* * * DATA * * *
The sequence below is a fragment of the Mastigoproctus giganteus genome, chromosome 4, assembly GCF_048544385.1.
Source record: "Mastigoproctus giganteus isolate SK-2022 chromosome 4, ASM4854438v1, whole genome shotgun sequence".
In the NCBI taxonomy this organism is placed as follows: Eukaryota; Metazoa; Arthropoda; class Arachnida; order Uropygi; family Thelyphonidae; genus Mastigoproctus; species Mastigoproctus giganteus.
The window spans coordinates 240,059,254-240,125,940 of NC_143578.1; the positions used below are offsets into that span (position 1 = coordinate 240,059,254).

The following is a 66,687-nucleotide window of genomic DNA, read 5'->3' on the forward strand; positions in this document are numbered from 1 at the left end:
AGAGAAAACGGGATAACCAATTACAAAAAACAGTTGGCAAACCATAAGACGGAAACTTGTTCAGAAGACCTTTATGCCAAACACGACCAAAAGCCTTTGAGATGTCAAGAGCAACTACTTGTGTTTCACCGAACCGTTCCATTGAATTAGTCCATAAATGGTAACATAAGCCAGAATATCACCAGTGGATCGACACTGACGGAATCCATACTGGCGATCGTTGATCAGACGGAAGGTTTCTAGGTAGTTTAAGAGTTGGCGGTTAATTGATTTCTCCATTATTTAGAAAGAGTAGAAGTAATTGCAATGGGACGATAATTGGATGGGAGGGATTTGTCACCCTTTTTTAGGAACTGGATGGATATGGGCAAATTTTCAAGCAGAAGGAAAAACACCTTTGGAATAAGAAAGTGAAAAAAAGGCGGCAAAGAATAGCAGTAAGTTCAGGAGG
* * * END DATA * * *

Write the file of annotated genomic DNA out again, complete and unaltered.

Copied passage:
The sequence below is a fragment of the Mastigoproctus giganteus genome, chromosome 4, assembly GCF_048544385.1.
Source record: "Mastigoproctus giganteus isolate SK-2022 chromosome 4, ASM4854438v1, whole genome shotgun sequence".
In the NCBI taxonomy this organism is placed as follows: Eukaryota; Metazoa; Arthropoda; class Arachnida; order Uropygi; family Thelyphonidae; genus Mastigoproctus; species Mastigoproctus giganteus.
The window spans coordinates 240,059,254-240,125,940 of NC_143578.1; the positions used below are offsets into that span (position 1 = coordinate 240,059,254).

The following is a 66,687-nucleotide window of genomic DNA, read 5'->3' on the forward strand; positions in this document are numbered from 1 at the left end:
AGAGAAAACGGGATAACCAATTACAAAAAACAGTTGGCAAACCATAAGACGGAAACTTGTTCAGAAGACCTTTATGCCAAACACGACCAAAAGCCTTTGAGATGTCAAGAGCAACTACTTGTGTTTCACCGAACCGTTCCATTGAATTAGTCCATAAATGGTAACATAAGCCAGAATATCACCAGTGGATCGACACTGACGGAATCCATACTGGCGATCGTTGATCAGACGGAAGGTTTCTAGGTAGTTTAAGAGTTGGCGGTTAATTGATTTCTCCATTATTTAGAAAGAGTAGAAGTAATTGCAATGGGACGATAATTGGATGGGAGGGATTTGTCACCCTTTTTTAGGAACTGGATGGATATGGGCAAATTTTCAAGCAGAAGGAAAAACACCTTTGGAATAAGAAAGTGAAAAAAAGGCGGCAAAGAATAGCAGTAAGTTCAGGAGG